Legends of Hockey - Spotlight - Leo Boivin - The Pinnacle
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HHOF Chairman and Chief Executive Officer, Scotty Morrison presents Leo Boivin a medallion commemorating his induction into the Hockey Hall of Fame in 1986. (HHOF Archives)
Although his eighteen-season NHL career encompassed much of the glorious Original Six era, bridging into expansion, Leo Boivin was never able to be part of a Stanley Cup championship. "My dream was to win the Stanley Cup, but I never did win it. It's just the way it goes. Montreal and Detroit had all kinds of talent and won most of the Stanley Cups during my career." In fact, Montreal won ten championships during that period, Toronto collected four, Detroit two and Chicago and Boston won one each. During that same period, the Canadiens finished first ten times, Red Wings finished first on five occasions, Chicago twice and the Maple Leafs once.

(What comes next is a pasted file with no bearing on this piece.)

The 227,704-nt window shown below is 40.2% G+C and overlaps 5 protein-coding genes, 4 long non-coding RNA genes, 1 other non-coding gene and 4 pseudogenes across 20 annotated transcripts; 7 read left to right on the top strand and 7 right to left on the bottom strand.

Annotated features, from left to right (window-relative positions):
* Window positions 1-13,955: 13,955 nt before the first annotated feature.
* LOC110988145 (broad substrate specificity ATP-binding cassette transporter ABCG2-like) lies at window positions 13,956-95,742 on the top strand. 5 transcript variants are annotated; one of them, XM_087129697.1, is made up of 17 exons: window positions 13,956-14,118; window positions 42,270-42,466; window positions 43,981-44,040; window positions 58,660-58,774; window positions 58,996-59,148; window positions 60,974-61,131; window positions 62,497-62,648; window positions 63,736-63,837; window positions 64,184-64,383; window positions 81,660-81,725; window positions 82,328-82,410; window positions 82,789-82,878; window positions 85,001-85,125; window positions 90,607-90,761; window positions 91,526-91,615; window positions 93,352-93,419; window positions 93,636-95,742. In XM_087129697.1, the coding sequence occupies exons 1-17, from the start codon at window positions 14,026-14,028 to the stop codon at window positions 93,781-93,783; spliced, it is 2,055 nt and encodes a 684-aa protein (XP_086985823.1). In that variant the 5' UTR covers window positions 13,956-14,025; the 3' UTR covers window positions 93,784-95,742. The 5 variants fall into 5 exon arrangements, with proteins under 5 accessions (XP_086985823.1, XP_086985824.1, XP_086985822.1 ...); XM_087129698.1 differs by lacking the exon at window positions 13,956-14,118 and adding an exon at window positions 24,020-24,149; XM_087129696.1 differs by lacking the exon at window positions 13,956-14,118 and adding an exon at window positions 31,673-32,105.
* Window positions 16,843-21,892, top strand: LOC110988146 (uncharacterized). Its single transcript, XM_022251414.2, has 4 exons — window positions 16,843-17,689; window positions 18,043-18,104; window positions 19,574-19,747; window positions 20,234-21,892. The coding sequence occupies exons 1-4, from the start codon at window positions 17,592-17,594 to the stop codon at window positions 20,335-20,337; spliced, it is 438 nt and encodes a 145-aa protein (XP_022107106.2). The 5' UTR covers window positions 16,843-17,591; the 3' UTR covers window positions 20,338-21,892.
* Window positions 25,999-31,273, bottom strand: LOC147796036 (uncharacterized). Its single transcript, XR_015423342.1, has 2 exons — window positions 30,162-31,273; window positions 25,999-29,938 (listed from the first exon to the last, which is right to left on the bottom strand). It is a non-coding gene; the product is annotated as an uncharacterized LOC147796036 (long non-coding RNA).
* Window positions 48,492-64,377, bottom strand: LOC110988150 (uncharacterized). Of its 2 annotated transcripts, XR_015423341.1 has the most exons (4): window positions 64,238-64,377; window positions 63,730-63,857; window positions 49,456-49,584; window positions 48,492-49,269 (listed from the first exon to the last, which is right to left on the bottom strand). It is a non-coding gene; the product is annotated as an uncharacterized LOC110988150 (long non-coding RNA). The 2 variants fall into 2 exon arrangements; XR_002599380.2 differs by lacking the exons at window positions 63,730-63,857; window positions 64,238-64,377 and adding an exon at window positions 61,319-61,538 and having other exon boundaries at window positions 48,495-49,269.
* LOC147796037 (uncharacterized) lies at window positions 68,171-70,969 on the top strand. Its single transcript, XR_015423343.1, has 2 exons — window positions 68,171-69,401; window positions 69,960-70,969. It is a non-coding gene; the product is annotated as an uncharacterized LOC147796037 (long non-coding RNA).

But in reflection, Leo Boivin is able to look back on a number of accolades. In his hometown of Prescott, Ontario, the community centre is named in his honour. Looming even larger is one other thrill. "I think the biggest thrill of my career was being inducted into the Hockey Hall of Fame. To be voted in among your peers, even today, is hard to explain. I had never been on a Stanley Cup (winning team), but to be in there with such great, great hockey players was just such a great honour. That, to me, was even better than winning the Stanley Cup!"

In 1986, Leo Joseph Boivin was inducted into the Hockey Hall of Fame along with David Keon and Serge Savard. To be candid, defensive defencemen didn't always get the recognition their teams knew they deserved, so it was fitting that Leo was honoured in such a manner, recognizing his bodychecking attributes and leadership qualities throughout an outstanding career in the National Hockey League.

Kevin Shea is the Hockey Hall of Fame's Editor of Publications and Online Features.